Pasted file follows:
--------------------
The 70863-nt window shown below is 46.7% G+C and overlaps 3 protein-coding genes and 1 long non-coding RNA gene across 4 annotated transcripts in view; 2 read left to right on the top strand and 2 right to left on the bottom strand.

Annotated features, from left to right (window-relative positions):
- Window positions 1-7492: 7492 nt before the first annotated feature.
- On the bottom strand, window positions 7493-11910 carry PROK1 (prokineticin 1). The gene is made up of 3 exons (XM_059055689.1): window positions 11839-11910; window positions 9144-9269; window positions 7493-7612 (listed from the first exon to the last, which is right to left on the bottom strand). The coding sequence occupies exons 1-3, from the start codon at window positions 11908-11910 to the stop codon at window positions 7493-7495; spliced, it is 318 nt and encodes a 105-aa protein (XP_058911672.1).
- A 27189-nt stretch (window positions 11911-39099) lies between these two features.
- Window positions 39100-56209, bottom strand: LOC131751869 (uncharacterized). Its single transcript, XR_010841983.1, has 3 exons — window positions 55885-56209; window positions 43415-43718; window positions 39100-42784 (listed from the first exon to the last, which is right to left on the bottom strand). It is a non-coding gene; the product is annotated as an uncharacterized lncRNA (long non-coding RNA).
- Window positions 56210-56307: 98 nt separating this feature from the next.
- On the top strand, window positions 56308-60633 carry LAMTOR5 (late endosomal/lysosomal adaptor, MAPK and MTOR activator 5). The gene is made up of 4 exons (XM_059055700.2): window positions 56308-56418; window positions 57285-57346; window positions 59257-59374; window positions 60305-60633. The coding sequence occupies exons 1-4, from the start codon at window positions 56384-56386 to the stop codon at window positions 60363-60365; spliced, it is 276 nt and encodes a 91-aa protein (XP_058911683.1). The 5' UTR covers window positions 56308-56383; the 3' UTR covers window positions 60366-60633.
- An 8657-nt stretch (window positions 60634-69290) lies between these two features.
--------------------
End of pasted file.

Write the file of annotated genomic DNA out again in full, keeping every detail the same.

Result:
The 70863-nt window shown below is 46.7% G+C and overlaps 3 protein-coding genes and 1 long non-coding RNA gene across 4 annotated transcripts in view; 2 read left to right on the top strand and 2 right to left on the bottom strand.

Annotated features, from left to right (window-relative positions):
- Window positions 1-7492: 7492 nt before the first annotated feature.
- On the bottom strand, window positions 7493-11910 carry PROK1 (prokineticin 1). The gene is made up of 3 exons (XM_059055689.1): window positions 11839-11910; window positions 9144-9269; window positions 7493-7612 (listed from the first exon to the last, which is right to left on the bottom strand). The coding sequence occupies exons 1-3, from the start codon at window positions 11908-11910 to the stop codon at window positions 7493-7495; spliced, it is 318 nt and encodes a 105-aa protein (XP_058911672.1).
- A 27189-nt stretch (window positions 11911-39099) lies between these two features.
- Window positions 39100-56209, bottom strand: LOC131751869 (uncharacterized). Its single transcript, XR_010841983.1, has 3 exons — window positions 55885-56209; window positions 43415-43718; window positions 39100-42784 (listed from the first exon to the last, which is right to left on the bottom strand). It is a non-coding gene; the product is annotated as an uncharacterized lncRNA (long non-coding RNA).
- Window positions 56210-56307: 98 nt separating this feature from the next.
- On the top strand, window positions 56308-60633 carry LAMTOR5 (late endosomal/lysosomal adaptor, MAPK and MTOR activator 5). The gene is made up of 4 exons (XM_059055700.2): window positions 56308-56418; window positions 57285-57346; window positions 59257-59374; window positions 60305-60633. The coding sequence occupies exons 1-4, from the start codon at window positions 56384-56386 to the stop codon at window positions 60363-60365; spliced, it is 276 nt and encodes a 91-aa protein (XP_058911683.1). The 5' UTR covers window positions 56308-56383; the 3' UTR covers window positions 60366-60633.
- An 8657-nt stretch (window positions 60634-69290) lies between these two features.